Academic journal article Review of European Studies

Talent Management and Knowledge: Theory, Methodology, Models

Academic journal article Review of European Studies

Talent Management and Knowledge: Theory, Methodology, Models

Article excerpt

Abstract

Talent management involves the practice of continuously discovering, developing, using and retaining those people in an organization, which are especially valuable either in terms of having a great potential for the future of the organization, or because they are capable of resolving business and operational issues which are critical for the company. The knowledge management system includes all of the interacting and interdependent elements that pertain to monitoring and controlling knowledge (including processes, databases, supporting software, organizational structures, etc.) and that participate in allowing the company achieve its goals.

Keywords: talent management, human resource management, talent management effectiveness assessment, talent acquisition, talent development, storing the knowledge, supporting knowledge exchange, creating knowledge, evaluating knowledge, using knowledge, selling knowledge

1. Introduction

1.1 Introduction the Problem

Talent Management (Eng. Talent management)-a set of tools of personnel management that enable organizations to attract, retain and effectively use staff who make a significant contribution to the development organizatsii. Termin talent management, which emerged in the 1990s, encompasses activities personnel management to involve employees in the innovation process, the formation of creative stimuli and develop the creative potential of employees.

Knowledge Management (Eng. Knowledge management)-a systematic process by which are created, stored, distributed and used the basic elements of intellectual capital needed for the success of the organization; strategy, transforming all kinds of intellectual assets in higher productivity, efficiency and new value.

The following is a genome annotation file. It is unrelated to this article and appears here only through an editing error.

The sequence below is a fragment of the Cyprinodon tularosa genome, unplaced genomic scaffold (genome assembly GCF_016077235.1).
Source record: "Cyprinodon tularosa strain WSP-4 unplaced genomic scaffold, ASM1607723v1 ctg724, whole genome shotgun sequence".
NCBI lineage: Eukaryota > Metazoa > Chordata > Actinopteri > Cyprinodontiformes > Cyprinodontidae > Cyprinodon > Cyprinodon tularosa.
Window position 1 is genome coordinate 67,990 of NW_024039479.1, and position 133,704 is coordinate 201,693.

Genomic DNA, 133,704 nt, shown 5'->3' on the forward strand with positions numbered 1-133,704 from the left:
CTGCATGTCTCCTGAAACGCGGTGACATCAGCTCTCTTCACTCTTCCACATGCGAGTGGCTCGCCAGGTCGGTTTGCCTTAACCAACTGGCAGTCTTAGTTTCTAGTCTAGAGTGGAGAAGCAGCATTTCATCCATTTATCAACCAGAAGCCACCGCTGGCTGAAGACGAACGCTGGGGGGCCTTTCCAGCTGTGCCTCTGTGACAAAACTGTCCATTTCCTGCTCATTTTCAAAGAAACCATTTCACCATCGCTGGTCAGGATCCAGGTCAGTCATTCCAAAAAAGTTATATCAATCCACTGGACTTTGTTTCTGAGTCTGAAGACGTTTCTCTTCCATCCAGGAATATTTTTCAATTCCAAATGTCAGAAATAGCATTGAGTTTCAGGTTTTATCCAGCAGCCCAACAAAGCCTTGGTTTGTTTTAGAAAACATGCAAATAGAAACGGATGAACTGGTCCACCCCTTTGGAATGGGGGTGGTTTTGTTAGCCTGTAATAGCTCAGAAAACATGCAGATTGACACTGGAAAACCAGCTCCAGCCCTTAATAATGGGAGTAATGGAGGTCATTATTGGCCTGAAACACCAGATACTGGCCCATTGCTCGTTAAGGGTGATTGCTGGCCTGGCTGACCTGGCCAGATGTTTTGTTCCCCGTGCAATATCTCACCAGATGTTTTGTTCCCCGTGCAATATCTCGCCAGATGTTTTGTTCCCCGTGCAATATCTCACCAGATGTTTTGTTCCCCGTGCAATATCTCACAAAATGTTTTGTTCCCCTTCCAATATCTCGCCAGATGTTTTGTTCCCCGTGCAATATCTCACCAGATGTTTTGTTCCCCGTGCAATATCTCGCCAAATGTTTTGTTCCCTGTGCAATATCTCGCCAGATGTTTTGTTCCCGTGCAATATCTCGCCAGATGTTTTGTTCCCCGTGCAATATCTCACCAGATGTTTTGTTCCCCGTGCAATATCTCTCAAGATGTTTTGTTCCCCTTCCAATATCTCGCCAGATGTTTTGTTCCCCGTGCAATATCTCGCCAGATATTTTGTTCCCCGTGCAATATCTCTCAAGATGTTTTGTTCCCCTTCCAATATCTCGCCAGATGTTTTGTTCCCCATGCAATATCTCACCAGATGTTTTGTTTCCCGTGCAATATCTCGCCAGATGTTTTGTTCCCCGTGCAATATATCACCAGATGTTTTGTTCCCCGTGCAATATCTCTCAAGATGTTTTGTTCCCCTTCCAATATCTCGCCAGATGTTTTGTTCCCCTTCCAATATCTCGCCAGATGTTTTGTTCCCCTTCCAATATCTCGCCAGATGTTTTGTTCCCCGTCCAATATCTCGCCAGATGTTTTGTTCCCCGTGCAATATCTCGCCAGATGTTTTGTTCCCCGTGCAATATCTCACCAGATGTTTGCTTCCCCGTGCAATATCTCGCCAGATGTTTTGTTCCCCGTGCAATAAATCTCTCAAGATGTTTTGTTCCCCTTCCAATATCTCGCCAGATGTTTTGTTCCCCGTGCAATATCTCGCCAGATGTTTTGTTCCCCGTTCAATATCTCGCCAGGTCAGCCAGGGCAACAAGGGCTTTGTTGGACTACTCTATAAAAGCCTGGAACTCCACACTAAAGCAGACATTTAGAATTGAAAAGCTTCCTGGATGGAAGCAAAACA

1.2 Importance of the Problem

Learning organizations use the concept of talent management. This is a system of managing personnel in order to build competitive advantages by focusing on monitoring, developing, using and retaining talented workers who can effectively resolve complex business issues and who are able to grow into managing positions.

2. Relevant Scholarship

The term "talent management" was first introduced in 1997 in the book titled "The War for Talent" by McKinsey consultant Elizabeth Axelrod, Ed Michaels, and Helen Handfield-Jones (Bellinger, 2013). They analyzed the results of a large volume of research performed by the McKinsey group to determine who relationships with employees affect the success of a company. Using reliable research material, the authors convincingly demonstrated that successful companies do not only improve the procedures and regulations governing human capital management, but themselves prove to be highest sought commodities on the labor market, because they do everything possible to attract, develop and retain the most talented workers at all levels of the management hierarchy. In this specific case, "talent" refers to the ability of the employee to reach exceptional results which are acknowledged and awarded by the owners, managers and consumers. Talented people are the ones who can change the operations of the company either by making one major contribution to the company, or by performing high quality work and expressing potential over a long period of time. If an employee's talents are not needed, the risk of his leaving increases dramatically, which in turn may adversely affect the company's competitive edge (Davenport, 1994).

3. State Hypothesis and Their Corresponding to Research Design

The main goal of talent management is to help the company become a highly effective and self-sustaining organization which emphasizes a quick reaction time and strict adherence to its business goals (University of North Carolina at Chapel Hill, 2007).

4. Method

Talent management as a process can be understood as a cycle with the following components:

- Talent management strategy (planning)

- Recruiting

- Effective management

- Training and development

- Planning of achievements

- Leadership training

- Motivation

The concept of talent management is grounded on developing an employee in order to find and reveal his or her potential. …

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